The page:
There are days in the life of every ADHDer when they wonder why they were born. Why did they need to be put into this world to suffer the indignities that are visited upon them so very often. Embarrassment, ridicule, punishment, misunderstanding, all this and more is S.O.P., part of an ADHDer’s everyday life. Yes, there are days …
And there are good days also, though they get fewer and farther between as we grow up, grow older, start to see that no one gets out of life alive and the days we have left to retrieve our dignity are dwindling.
I’m not trying to bring anyone down here, though I suspect I’m doing a poor job of buoying up your spirits. In fact, I’m trying hard to retrieve my own dignity, to dispense with accepting the judgment of others as the yardstick by which I measure my life.
But frankly, all too often I find myself judging my own behavior and finding myself wanting. And all too often I feel at a loss to find and initiate ways to improve. I’m not giving up, but I am getting a bit frustrated.
The problem, besides my personal judgment bringing me down, is the fact that, just as others attitude towards me affects me, my attitude towards me affects them. If I have problems with myself, others are going to feel that it is acceptable to have those same problems with me, my behavior, my ADHD. And that is not acceptable.
Who isn’t frustrated with their ADHD? Who isn’t frustrated with the way others treat them? I suspect that I’m far from being alone in this. I feel certain that many of you are struggling to find ways to curb the the more extreme parts of you that set you too far apart from humanity in general. And I suspect that your self-flagellation has encouraged others to gauge your value. So, if you’re like me you are working on those around you. You’re working to have them accept the quirks you have that you feel shouldn’t be discouraged, adjudicated, examined in detail, used as evidence of your unsuitability as a peer, compatriot or acquaintance.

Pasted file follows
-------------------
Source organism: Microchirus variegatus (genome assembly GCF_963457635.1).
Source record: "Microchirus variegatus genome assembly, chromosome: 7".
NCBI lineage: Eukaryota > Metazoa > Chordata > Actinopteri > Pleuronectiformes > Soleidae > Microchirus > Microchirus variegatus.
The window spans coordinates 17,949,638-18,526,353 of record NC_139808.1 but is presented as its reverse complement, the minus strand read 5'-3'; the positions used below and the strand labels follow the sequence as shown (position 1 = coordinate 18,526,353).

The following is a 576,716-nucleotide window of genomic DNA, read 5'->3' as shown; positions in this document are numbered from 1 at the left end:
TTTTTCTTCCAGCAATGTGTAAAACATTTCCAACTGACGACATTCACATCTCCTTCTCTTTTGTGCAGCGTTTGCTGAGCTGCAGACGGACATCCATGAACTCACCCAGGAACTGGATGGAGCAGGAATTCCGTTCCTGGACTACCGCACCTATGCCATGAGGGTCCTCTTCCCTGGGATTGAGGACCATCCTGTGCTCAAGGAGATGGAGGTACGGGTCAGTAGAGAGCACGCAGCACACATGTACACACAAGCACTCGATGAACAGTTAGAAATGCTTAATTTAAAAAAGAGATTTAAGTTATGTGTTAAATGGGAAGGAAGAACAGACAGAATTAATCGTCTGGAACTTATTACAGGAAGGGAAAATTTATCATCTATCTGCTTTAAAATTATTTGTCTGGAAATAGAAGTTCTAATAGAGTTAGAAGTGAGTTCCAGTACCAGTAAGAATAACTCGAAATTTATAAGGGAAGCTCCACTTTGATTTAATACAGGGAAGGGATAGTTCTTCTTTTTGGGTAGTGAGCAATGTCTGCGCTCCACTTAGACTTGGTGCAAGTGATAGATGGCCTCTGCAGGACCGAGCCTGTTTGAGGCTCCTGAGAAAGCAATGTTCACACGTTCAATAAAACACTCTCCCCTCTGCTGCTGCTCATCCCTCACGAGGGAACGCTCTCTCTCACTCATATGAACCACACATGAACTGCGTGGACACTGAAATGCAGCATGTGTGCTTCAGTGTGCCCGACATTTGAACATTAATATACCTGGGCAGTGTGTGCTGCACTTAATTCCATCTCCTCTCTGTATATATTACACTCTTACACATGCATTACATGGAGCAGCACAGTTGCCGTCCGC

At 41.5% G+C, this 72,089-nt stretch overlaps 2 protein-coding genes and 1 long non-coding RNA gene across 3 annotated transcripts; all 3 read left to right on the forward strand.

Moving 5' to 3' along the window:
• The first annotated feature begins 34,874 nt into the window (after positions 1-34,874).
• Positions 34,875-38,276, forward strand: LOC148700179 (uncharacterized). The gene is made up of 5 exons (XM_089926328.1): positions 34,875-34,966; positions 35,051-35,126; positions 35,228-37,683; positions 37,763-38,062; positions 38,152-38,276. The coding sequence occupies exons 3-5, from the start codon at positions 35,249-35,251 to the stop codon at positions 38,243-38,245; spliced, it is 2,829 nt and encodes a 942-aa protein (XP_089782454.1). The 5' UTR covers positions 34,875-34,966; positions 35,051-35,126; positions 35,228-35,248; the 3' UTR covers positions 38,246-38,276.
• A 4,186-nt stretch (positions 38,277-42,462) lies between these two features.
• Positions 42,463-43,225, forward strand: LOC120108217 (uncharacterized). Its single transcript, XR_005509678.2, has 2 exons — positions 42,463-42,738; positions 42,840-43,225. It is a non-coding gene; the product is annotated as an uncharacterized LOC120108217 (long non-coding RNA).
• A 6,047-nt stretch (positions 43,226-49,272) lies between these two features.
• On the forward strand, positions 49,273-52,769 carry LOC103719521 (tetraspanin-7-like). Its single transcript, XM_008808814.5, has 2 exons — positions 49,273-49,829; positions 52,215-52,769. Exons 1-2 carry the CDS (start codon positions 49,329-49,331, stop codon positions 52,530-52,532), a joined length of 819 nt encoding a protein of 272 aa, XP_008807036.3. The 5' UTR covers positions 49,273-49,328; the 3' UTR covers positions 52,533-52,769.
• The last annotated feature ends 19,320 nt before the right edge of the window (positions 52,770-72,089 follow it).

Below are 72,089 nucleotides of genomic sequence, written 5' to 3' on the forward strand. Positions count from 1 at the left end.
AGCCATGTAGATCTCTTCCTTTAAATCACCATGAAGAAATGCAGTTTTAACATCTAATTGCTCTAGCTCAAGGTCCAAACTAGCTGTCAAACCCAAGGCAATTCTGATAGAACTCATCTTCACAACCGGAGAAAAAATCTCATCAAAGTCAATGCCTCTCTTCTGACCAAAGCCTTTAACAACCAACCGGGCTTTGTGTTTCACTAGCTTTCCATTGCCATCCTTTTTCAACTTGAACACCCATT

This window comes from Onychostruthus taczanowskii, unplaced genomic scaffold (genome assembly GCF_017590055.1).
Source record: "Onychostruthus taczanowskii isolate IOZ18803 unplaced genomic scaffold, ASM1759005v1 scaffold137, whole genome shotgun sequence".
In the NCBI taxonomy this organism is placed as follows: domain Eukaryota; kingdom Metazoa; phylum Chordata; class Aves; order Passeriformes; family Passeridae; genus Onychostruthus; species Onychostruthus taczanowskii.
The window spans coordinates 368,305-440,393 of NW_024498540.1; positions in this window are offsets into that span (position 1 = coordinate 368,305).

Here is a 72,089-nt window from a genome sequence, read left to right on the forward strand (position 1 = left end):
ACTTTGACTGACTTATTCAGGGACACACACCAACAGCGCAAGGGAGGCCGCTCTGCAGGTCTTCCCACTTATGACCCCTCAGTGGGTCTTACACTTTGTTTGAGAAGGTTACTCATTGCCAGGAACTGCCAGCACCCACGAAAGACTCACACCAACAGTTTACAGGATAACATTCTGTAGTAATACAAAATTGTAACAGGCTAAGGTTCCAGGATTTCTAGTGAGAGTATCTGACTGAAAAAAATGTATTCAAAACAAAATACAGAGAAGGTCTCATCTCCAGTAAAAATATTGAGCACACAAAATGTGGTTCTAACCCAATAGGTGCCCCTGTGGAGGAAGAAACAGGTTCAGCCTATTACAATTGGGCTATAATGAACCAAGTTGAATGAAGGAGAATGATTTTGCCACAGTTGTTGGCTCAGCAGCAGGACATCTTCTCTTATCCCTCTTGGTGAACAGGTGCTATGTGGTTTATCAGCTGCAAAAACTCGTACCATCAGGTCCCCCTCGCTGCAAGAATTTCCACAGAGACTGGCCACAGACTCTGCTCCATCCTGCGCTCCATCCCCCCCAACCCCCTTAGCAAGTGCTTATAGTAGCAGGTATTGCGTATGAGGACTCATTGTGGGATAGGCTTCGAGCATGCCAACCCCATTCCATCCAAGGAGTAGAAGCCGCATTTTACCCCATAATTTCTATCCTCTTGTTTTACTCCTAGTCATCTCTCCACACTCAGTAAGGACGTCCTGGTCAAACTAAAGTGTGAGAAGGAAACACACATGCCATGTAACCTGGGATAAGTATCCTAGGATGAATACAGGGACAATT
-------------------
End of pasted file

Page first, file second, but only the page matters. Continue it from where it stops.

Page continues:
I’m hoping for your success as much as I’m hoping for my own. Together we have a much better chance of quelling the stigma generating stereotyping of those of us who would dare to want to live a decent life despite our mental differences.
Oh yeah, I almost forgot. Look around you during this Halloween season. See the people who are dressed in odd ways, saying strange things, acting impulsively, foolishly, wildly. Notice anything? Yep, Halloween seems to be an excuse for everyone to behave in a manner that could be driven by the very symptoms we try to hide.
So lets just take the day off from worrying. Lets be ourselves. Lets let our inner inappropriate child out and not worry about what others think.
But just to be on the safe side, get yourself a damned good costume first. And hey, why don’t we start a movement to have Halloween extended next year? How does Halloweek sound to you?
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Last reviewed: 31 Oct 2012